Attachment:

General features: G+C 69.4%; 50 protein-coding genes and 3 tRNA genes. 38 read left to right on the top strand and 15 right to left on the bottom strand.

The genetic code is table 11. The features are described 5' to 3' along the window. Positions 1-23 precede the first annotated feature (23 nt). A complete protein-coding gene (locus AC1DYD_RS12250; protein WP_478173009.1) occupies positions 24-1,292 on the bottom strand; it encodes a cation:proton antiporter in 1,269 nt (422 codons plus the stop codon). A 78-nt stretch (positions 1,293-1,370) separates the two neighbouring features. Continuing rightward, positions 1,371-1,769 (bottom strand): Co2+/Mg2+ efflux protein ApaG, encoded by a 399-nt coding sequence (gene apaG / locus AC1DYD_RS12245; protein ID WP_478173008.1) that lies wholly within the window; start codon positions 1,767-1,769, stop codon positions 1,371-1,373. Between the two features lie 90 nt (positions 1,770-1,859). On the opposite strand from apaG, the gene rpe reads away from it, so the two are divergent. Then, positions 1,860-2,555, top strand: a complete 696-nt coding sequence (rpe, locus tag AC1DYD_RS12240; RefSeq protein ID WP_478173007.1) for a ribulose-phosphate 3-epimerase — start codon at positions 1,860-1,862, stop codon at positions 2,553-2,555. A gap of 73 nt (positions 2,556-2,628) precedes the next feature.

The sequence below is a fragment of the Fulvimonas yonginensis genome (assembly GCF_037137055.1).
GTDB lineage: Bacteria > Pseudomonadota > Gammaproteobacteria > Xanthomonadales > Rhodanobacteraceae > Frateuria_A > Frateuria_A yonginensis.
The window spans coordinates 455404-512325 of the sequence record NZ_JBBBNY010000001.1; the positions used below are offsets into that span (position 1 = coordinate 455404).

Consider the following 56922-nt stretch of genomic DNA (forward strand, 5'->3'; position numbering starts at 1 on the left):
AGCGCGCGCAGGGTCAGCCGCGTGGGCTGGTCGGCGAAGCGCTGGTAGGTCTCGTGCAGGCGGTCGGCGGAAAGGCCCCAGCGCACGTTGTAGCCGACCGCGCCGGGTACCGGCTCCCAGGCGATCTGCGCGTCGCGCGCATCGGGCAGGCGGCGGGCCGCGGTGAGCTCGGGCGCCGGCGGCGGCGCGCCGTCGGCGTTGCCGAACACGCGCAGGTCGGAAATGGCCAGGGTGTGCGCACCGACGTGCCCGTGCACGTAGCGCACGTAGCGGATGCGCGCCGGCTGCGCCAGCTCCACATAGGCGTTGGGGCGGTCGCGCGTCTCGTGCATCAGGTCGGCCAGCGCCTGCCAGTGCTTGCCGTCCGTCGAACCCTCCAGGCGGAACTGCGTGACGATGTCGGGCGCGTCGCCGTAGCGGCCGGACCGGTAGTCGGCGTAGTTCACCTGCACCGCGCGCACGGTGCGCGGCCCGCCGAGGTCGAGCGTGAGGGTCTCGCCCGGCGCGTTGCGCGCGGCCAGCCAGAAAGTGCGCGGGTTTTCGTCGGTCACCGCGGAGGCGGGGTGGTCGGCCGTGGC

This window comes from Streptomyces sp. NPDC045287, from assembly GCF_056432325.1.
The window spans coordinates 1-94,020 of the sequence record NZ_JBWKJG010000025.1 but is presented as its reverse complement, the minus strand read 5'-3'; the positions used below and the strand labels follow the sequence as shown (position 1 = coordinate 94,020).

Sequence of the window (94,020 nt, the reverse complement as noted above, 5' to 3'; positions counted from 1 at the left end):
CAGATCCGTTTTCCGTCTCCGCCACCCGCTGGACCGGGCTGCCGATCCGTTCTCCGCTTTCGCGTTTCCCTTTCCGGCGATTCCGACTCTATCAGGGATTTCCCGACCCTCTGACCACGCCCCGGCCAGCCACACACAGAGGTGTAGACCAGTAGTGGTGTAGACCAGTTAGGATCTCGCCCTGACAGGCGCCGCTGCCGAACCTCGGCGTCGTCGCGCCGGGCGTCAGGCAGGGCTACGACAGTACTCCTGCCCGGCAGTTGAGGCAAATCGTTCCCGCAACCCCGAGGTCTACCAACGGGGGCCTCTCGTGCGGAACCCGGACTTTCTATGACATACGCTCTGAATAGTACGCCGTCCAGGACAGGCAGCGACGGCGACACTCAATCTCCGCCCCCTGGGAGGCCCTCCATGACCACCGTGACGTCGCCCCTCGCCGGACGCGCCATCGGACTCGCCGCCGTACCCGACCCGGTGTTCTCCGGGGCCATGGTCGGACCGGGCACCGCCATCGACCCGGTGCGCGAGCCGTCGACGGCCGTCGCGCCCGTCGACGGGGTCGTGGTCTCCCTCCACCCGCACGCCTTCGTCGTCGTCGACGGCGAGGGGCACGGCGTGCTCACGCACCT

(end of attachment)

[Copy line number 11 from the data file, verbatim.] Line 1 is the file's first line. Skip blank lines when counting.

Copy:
CAGATCCGTTTTCCGTCTCCGCCACCCGCTGGACCGGGCTGCCGATCCGTTCTCCGCTTTCGCGTTTCCCTTTCCGGCGATTCCGACTCTATCAGGGATTTCCCGACCCTCTGACCACGCCCCGGCCAGCCACACACAGAGGTGTAGACCAGTAGTGGTGTAGACCAGTTAGGATCTCGCCCTGACAGGCGCCGCTGCCGAACCTCGGCGTCGTCGCGCCGGGCGTCAGGCAGGGCTACGACAGTACTCCTGCCCGGCAGTTGAGGCAAATCGTTCCCGCAACCCCGAGGTCTACCAACGGGGGCCTCTCGTGCGGAACCCGGACTTTCTATGACATACGCTCTGAATAGTACGCCGTCCAGGACAGGCAGCGACGGCGACACTCAATCTCCGCCCCCTGGGAGGCCCTCCATGACCACCGTGACGTCGCCCCTCGCCGGACGCGCCATCGGACTCGCCGCCGTACCCGACCCGGTGTTCTCCGGGGCCATGGTCGGACCGGGCACCGCCATCGACCCGGTGCGCGAGCCGTCGACGGCCGTCGCGCCCGTCGACGGGGTCGTGGTCTCCCTCCACCCGCACGCCTTCGTCGTCGTCGACGGCGAGGGGCACGGCGTGCTCACGCACCT